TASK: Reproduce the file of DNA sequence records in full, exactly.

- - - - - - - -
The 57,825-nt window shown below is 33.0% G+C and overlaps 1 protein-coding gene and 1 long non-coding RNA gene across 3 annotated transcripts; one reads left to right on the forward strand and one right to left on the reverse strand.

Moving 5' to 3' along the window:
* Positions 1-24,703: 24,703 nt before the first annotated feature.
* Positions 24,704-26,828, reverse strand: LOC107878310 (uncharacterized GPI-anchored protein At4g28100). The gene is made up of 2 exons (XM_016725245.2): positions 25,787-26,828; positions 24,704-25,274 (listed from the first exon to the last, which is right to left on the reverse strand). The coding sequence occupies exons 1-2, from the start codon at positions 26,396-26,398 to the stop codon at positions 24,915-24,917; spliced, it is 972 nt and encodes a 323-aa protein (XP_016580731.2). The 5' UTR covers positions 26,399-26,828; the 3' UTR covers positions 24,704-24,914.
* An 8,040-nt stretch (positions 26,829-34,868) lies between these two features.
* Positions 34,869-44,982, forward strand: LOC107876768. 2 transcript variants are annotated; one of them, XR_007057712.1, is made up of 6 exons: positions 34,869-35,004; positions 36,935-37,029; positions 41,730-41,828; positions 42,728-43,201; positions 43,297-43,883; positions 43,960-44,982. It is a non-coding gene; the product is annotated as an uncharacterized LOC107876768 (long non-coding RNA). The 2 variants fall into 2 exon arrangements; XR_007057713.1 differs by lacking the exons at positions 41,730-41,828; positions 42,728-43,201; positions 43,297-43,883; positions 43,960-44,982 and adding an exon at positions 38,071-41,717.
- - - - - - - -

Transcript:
The 57,825-nt window shown below is 33.0% G+C and overlaps 1 protein-coding gene and 1 long non-coding RNA gene across 3 annotated transcripts; one reads left to right on the forward strand and one right to left on the reverse strand.

Moving 5' to 3' along the window:
* Positions 1-24,703: 24,703 nt before the first annotated feature.
* Positions 24,704-26,828, reverse strand: LOC107878310 (uncharacterized GPI-anchored protein At4g28100). The gene is made up of 2 exons (XM_016725245.2): positions 25,787-26,828; positions 24,704-25,274 (listed from the first exon to the last, which is right to left on the reverse strand). The coding sequence occupies exons 1-2, from the start codon at positions 26,396-26,398 to the stop codon at positions 24,915-24,917; spliced, it is 972 nt and encodes a 323-aa protein (XP_016580731.2). The 5' UTR covers positions 26,399-26,828; the 3' UTR covers positions 24,704-24,914.
* An 8,040-nt stretch (positions 26,829-34,868) lies between these two features.
* Positions 34,869-44,982, forward strand: LOC107876768. 2 transcript variants are annotated; one of them, XR_007057712.1, is made up of 6 exons: positions 34,869-35,004; positions 36,935-37,029; positions 41,730-41,828; positions 42,728-43,201; positions 43,297-43,883; positions 43,960-44,982. It is a non-coding gene; the product is annotated as an uncharacterized LOC107876768 (long non-coding RNA). The 2 variants fall into 2 exon arrangements; XR_007057713.1 differs by lacking the exons at positions 41,730-41,828; positions 42,728-43,201; positions 43,297-43,883; positions 43,960-44,982 and adding an exon at positions 38,071-41,717.